Racial Politics and Racial Self-Identification: A Case Study of Arizona, 2010-2011

Nolan L Cabrera, Matthew R. Holliday

Research output: Contribution to journalArticle

Abstract

This study examines the relationship between Arizona’s anti-Latina/o policies and changing patterns of racial self-identification for students at the University of Arizona. Using institutional data and the university’s Entering Student Survey, we explored trends in racial/ethnic self-identification between two cohorts of students: one before and one after the summer of 2010 (passage of SB1070, HB2281, and Proposition 107). Descriptive analyses revealed that both White and Latina/o students declined to state a racial/ethnic background at substantially higher rates after the passages of the bills. After the passage of the legislation, Latina/os used “Mexican” identifiers at substantially lower rates and “White” identifiers at substantially higher rates. Implications are discussed for racial/ethnic self-identification and higher education practice.

Original languageEnglish (US)
Pages (from-to)131-149
Number of pages19
JournalHispanic Journal of Behavioral Sciences
Volume39
Issue number2
DOIs
StatePublished - May 1 2017

Fingerprint

Politics
Hispanic Americans
Students
politics
student
Legislation
bill
legislation
Education
trend
education

Keywords

  • Arizona
  • HB2281
  • Latina/o identity
  • Proposition 107
  • racial identification
  • racial politics
  • SB1070
  • White identity

ASJC Scopus subject areas

  • Social Psychology
  • Cultural Studies
  • Anthropology
  • Linguistics and Language

Cite this

Racial Politics and Racial Self-Identification : A Case Study of Arizona, 2010-2011. / Cabrera, Nolan L; Holliday, Matthew R.

In: Hispanic Journal of Behavioral Sciences, Vol. 39, No. 2, 01.05.2017, p. 131-149.

Research output: Contribution to journalArticle

@article{4b5238ceda604ecc8dd4d1eb6452cec8,
title = "Racial Politics and Racial Self-Identification: A Case Study of Arizona, 2010-2011",
abstract = "This study examines the relationship between Arizona’s anti-Latina/o policies and changing patterns of racial self-identification for students at the University of Arizona. Using institutional data and the university’s Entering Student Survey, we explored trends in racial/ethnic self-identification between two cohorts of students: one before and one after the summer of 2010 (passage of SB1070, HB2281, and Proposition 107). Descriptive analyses revealed that both White and Latina/o students declined to state a racial/ethnic background at substantially higher rates after the passages of the bills. After the passage of the legislation, Latina/os used “Mexican” identifiers at substantially lower rates and “White” identifiers at substantially higher rates. Implications are discussed for racial/ethnic self-identification and higher education practice.",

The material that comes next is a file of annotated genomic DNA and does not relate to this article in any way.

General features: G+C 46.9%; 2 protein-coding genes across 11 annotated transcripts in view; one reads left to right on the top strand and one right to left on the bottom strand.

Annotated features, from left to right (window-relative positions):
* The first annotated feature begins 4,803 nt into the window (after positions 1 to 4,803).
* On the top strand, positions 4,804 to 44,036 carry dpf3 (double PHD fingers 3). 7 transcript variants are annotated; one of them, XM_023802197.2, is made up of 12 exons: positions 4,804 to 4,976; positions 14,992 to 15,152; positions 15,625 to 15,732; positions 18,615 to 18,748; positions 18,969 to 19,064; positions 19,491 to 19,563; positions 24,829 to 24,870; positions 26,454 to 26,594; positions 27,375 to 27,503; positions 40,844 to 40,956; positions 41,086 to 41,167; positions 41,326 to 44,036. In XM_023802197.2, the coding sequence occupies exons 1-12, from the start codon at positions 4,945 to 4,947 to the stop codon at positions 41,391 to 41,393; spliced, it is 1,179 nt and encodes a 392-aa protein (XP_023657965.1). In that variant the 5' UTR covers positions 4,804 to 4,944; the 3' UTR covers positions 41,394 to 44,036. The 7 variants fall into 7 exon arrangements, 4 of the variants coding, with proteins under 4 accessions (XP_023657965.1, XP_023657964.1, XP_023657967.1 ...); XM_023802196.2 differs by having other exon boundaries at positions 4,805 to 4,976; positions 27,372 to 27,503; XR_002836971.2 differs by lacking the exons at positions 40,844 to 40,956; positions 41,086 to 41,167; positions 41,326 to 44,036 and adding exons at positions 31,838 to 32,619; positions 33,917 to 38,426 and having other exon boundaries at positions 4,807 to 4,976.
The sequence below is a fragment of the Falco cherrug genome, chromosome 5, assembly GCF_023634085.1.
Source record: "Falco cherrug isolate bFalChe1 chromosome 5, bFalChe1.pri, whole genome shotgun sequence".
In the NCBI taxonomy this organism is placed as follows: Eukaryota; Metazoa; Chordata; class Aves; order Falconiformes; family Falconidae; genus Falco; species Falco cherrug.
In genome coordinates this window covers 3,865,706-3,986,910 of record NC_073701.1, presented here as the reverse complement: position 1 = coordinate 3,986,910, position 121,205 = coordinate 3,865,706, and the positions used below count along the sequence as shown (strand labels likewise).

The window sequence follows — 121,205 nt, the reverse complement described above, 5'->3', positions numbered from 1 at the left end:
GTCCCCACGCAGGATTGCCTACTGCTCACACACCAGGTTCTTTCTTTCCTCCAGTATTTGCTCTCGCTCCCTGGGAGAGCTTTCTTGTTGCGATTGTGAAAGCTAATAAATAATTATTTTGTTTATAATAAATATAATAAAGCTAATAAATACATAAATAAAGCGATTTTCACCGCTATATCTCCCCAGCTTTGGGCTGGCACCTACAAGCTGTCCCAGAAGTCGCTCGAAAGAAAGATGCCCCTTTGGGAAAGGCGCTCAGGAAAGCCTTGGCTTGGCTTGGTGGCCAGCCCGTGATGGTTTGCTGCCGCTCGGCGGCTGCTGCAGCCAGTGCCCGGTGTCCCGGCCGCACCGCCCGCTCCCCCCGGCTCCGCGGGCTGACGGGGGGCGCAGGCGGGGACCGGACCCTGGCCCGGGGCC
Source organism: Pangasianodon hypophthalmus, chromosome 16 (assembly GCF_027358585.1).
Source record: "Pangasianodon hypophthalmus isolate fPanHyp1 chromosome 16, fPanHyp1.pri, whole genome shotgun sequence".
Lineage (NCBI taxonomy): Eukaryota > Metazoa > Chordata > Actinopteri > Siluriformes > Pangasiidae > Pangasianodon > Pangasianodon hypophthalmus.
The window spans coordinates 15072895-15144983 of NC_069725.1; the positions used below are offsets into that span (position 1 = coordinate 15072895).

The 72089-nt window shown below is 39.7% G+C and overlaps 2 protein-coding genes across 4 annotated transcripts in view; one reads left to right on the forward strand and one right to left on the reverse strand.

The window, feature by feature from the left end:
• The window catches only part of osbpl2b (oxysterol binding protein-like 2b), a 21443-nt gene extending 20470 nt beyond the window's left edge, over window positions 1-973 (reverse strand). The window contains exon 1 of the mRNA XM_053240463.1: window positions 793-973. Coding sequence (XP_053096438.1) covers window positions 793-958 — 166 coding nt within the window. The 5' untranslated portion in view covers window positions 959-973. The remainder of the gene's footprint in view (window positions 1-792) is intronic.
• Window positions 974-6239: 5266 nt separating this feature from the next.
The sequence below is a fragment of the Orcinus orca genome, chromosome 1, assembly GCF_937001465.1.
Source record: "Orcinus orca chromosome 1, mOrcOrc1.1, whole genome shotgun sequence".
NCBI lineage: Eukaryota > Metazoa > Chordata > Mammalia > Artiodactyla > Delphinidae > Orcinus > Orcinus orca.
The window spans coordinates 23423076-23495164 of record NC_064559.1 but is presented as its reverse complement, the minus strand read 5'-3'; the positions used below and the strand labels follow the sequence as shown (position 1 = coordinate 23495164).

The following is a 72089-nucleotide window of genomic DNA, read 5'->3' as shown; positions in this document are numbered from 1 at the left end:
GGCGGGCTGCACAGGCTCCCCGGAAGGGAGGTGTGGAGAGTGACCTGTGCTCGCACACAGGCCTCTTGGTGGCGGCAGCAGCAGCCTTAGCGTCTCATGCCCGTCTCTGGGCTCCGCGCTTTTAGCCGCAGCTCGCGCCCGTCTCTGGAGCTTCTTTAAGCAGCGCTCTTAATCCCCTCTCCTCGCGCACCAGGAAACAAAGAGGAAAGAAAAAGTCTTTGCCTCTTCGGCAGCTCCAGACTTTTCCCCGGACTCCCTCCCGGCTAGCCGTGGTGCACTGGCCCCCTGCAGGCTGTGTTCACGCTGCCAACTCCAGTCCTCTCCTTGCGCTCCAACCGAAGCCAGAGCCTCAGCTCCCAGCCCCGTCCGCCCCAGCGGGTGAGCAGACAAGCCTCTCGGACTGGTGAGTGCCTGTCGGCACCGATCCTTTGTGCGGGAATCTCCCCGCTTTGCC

keywords = "Arizona, HB2281, Latina/o identity, Proposition 107, racial identification, racial politics, SB1070, White identity",
author = "Cabrera, {Nolan L} and Holliday, {Matthew R.}",
year = "2017",
month = "5",
day = "1",
doi = "10.1177/0739986317700417",
language = "English (US)",
volume = "39",
pages = "131--149",
journal = "Hispanic Journal of Behavioral Sciences",
issn = "0739-9863",
publisher = "SAGE Publications Inc.",
number = "2",

}

TY - JOUR

T1 - Racial Politics and Racial Self-Identification

T2 - A Case Study of Arizona, 2010-2011

AU - Cabrera, Nolan L

AU - Holliday, Matthew R.

PY - 2017/5/1

Y1 - 2017/5/1

N2 - This study examines the relationship between Arizona’s anti-Latina/o policies and changing patterns of racial self-identification for students at the University of Arizona. Using institutional data and the university’s Entering Student Survey, we explored trends in racial/ethnic self-identification between two cohorts of students: one before and one after the summer of 2010 (passage of SB1070, HB2281, and Proposition 107). Descriptive analyses revealed that both White and Latina/o students declined to state a racial/ethnic background at substantially higher rates after the passages of the bills. After the passage of the legislation, Latina/os used “Mexican” identifiers at substantially lower rates and “White” identifiers at substantially higher rates. Implications are discussed for racial/ethnic self-identification and higher education practice.

AB - This study examines the relationship between Arizona’s anti-Latina/o policies and changing patterns of racial self-identification for students at the University of Arizona. Using institutional data and the university’s Entering Student Survey, we explored trends in racial/ethnic self-identification between two cohorts of students: one before and one after the summer of 2010 (passage of SB1070, HB2281, and Proposition 107). Descriptive analyses revealed that both White and Latina/o students declined to state a racial/ethnic background at substantially higher rates after the passages of the bills. After the passage of the legislation, Latina/os used “Mexican” identifiers at substantially lower rates and “White” identifiers at substantially higher rates. Implications are discussed for racial/ethnic self-identification and higher education practice.

KW - Arizona

KW - HB2281

KW - Latina/o identity

KW - Proposition 107

KW - racial identification

KW - racial politics

KW - SB1070

KW - White identity

UR - http://www.scopus.com/inward/record.url?scp=85018372968&partnerID=8YFLogxK

UR - http://www.scopus.com/inward/citedby.url?scp=85018372968&partnerID=8YFLogxK

U2 - 10.1177/0739986317700417

DO - 10.1177/0739986317700417

M3 - Article

AN - SCOPUS:85018372968

VL - 39

SP - 131

EP - 149

JO - Hispanic Journal of Behavioral Sciences

JF - Hispanic Journal of Behavioral Sciences

SN - 0739-9863

IS - 2

ER -